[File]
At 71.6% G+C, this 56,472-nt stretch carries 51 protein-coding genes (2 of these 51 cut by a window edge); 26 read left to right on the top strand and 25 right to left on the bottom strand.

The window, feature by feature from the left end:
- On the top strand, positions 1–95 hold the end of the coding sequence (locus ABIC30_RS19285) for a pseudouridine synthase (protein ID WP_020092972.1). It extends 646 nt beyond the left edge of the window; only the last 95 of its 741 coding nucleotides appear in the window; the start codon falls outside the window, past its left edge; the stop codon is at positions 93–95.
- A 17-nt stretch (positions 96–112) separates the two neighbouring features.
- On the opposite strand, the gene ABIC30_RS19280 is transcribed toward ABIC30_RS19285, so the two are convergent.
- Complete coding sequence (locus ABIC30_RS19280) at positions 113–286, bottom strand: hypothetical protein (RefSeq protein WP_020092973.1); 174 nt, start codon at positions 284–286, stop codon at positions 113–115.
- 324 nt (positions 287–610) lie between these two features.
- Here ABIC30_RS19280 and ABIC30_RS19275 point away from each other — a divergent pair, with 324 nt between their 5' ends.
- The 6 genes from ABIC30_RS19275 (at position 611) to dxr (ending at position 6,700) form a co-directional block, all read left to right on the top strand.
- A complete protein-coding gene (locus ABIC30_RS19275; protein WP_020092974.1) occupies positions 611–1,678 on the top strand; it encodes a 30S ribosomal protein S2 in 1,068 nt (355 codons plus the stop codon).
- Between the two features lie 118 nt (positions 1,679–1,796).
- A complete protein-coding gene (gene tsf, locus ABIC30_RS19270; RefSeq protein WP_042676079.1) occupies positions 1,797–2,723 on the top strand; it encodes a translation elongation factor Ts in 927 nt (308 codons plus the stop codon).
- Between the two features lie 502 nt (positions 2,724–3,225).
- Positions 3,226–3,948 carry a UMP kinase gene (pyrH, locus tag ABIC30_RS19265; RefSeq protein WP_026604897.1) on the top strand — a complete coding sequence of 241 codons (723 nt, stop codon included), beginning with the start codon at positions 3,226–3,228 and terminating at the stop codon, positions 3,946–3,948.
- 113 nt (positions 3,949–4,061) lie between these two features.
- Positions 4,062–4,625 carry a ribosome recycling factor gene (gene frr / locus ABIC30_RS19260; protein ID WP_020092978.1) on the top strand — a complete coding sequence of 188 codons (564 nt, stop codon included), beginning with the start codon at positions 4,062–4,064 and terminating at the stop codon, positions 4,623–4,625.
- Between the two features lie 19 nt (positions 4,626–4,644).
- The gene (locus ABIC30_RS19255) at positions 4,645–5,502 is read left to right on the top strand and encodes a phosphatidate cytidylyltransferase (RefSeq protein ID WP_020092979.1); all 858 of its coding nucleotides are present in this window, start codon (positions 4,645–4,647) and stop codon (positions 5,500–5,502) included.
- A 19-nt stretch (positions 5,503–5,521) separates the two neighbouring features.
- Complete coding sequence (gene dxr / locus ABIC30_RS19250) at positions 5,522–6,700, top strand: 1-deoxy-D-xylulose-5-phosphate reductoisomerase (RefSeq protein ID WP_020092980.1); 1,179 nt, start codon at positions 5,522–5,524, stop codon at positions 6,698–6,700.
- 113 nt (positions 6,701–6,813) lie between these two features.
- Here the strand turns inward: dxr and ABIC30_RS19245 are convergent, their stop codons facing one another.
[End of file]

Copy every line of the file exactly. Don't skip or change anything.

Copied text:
At 71.6% G+C, this 56,472-nt stretch carries 51 protein-coding genes (2 of these 51 cut by a window edge); 26 read left to right on the top strand and 25 right to left on the bottom strand.

The window, feature by feature from the left end:
- On the top strand, positions 1–95 hold the end of the coding sequence (locus ABIC30_RS19285) for a pseudouridine synthase (protein ID WP_020092972.1). It extends 646 nt beyond the left edge of the window; only the last 95 of its 741 coding nucleotides appear in the window; the start codon falls outside the window, past its left edge; the stop codon is at positions 93–95.
- A 17-nt stretch (positions 96–112) separates the two neighbouring features.
- On the opposite strand, the gene ABIC30_RS19280 is transcribed toward ABIC30_RS19285, so the two are convergent.
- Complete coding sequence (locus ABIC30_RS19280) at positions 113–286, bottom strand: hypothetical protein (RefSeq protein WP_020092973.1); 174 nt, start codon at positions 284–286, stop codon at positions 113–115.
- 324 nt (positions 287–610) lie between these two features.
- Here ABIC30_RS19280 and ABIC30_RS19275 point away from each other — a divergent pair, with 324 nt between their 5' ends.
- The 6 genes from ABIC30_RS19275 (at position 611) to dxr (ending at position 6,700) form a co-directional block, all read left to right on the top strand.
- A complete protein-coding gene (locus ABIC30_RS19275; protein WP_020092974.1) occupies positions 611–1,678 on the top strand; it encodes a 30S ribosomal protein S2 in 1,068 nt (355 codons plus the stop codon).
- Between the two features lie 118 nt (positions 1,679–1,796).
- A complete protein-coding gene (gene tsf, locus ABIC30_RS19270; RefSeq protein WP_042676079.1) occupies positions 1,797–2,723 on the top strand; it encodes a translation elongation factor Ts in 927 nt (308 codons plus the stop codon).
- Between the two features lie 502 nt (positions 2,724–3,225).
- Positions 3,226–3,948 carry a UMP kinase gene (pyrH, locus tag ABIC30_RS19265; RefSeq protein WP_026604897.1) on the top strand — a complete coding sequence of 241 codons (723 nt, stop codon included), beginning with the start codon at positions 3,226–3,228 and terminating at the stop codon, positions 3,946–3,948.
- 113 nt (positions 3,949–4,061) lie between these two features.
- Positions 4,062–4,625 carry a ribosome recycling factor gene (gene frr / locus ABIC30_RS19260; protein ID WP_020092978.1) on the top strand — a complete coding sequence of 188 codons (564 nt, stop codon included), beginning with the start codon at positions 4,062–4,064 and terminating at the stop codon, positions 4,623–4,625.
- Between the two features lie 19 nt (positions 4,626–4,644).
- The gene (locus ABIC30_RS19255) at positions 4,645–5,502 is read left to right on the top strand and encodes a phosphatidate cytidylyltransferase (RefSeq protein ID WP_020092979.1); all 858 of its coding nucleotides are present in this window, start codon (positions 4,645–4,647) and stop codon (positions 5,500–5,502) included.
- A 19-nt stretch (positions 5,503–5,521) separates the two neighbouring features.
- Complete coding sequence (gene dxr / locus ABIC30_RS19250) at positions 5,522–6,700, top strand: 1-deoxy-D-xylulose-5-phosphate reductoisomerase (RefSeq protein ID WP_020092980.1); 1,179 nt, start codon at positions 5,522–5,524, stop codon at positions 6,698–6,700.
- 113 nt (positions 6,701–6,813) lie between these two features.
- Here the strand turns inward: dxr and ABIC30_RS19245 are convergent, their stop codons facing one another.